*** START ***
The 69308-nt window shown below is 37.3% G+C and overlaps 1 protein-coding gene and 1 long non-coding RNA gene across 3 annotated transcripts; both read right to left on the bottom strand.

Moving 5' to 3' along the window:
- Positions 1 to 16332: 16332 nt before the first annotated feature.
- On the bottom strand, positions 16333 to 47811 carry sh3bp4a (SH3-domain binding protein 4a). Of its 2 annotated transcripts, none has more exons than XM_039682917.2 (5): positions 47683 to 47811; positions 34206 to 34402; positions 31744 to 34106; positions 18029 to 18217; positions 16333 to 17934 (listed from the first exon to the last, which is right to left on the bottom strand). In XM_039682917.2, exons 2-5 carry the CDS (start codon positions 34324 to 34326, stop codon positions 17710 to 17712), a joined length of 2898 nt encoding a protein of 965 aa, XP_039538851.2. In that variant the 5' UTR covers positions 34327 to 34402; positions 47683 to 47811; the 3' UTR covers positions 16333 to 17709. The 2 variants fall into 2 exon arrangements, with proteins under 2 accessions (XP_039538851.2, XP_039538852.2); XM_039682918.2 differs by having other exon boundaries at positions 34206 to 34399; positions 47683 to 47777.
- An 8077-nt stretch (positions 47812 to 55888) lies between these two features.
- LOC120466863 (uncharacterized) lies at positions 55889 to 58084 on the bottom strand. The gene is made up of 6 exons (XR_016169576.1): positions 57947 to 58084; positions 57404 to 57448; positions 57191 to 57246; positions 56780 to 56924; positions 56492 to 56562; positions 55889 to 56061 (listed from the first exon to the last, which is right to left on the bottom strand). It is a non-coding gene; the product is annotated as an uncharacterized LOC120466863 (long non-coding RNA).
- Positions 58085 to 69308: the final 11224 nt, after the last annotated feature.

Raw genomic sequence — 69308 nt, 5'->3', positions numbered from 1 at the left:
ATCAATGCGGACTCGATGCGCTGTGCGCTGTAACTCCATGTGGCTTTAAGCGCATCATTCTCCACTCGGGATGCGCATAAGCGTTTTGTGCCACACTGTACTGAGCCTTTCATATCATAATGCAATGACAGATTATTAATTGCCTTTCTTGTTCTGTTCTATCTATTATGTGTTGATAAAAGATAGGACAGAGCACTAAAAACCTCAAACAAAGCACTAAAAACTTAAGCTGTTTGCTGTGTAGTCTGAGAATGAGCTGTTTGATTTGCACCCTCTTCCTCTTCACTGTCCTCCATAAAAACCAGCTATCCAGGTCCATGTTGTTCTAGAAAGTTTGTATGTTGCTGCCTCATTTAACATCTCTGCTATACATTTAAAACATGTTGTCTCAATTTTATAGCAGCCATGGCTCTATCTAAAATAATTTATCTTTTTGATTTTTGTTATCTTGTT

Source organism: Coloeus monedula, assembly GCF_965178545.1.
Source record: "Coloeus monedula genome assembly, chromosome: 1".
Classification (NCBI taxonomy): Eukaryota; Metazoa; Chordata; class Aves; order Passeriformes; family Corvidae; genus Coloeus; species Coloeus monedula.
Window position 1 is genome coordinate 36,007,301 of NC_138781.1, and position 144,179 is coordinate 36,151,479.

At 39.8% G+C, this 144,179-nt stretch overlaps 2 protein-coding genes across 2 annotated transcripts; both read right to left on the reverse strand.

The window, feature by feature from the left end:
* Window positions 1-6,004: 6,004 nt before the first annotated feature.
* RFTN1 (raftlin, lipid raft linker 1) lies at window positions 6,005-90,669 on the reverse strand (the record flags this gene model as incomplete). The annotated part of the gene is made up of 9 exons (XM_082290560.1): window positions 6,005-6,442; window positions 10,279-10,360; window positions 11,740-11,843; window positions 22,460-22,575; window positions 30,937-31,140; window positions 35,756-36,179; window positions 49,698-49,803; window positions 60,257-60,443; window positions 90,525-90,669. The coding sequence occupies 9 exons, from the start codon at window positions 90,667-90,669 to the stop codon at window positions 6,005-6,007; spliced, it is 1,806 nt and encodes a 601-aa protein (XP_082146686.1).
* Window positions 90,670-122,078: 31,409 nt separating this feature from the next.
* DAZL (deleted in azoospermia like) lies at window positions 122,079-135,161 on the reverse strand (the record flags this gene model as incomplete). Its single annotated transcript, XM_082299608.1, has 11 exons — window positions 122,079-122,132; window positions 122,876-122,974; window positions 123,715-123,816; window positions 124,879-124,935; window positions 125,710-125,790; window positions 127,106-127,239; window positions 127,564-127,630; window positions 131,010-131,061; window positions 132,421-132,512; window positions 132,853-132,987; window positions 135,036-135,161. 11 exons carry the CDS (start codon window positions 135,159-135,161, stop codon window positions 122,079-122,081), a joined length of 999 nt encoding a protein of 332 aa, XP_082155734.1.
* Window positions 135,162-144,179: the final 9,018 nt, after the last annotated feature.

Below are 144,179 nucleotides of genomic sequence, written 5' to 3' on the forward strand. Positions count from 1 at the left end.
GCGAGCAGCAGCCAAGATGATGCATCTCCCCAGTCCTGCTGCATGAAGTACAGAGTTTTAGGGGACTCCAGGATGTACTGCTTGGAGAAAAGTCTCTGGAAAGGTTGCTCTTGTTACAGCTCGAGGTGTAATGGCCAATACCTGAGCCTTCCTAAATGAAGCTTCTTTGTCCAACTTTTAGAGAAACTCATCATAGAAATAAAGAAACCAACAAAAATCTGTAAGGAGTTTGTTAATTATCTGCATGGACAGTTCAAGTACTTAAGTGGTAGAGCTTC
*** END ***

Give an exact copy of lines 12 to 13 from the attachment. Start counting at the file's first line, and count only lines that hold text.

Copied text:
Classification (NCBI taxonomy): Eukaryota; Metazoa; Chordata; class Aves; order Passeriformes; family Corvidae; genus Coloeus; species Coloeus monedula.
Window position 1 is genome coordinate 36,007,301 of NC_138781.1, and position 144,179 is coordinate 36,151,479.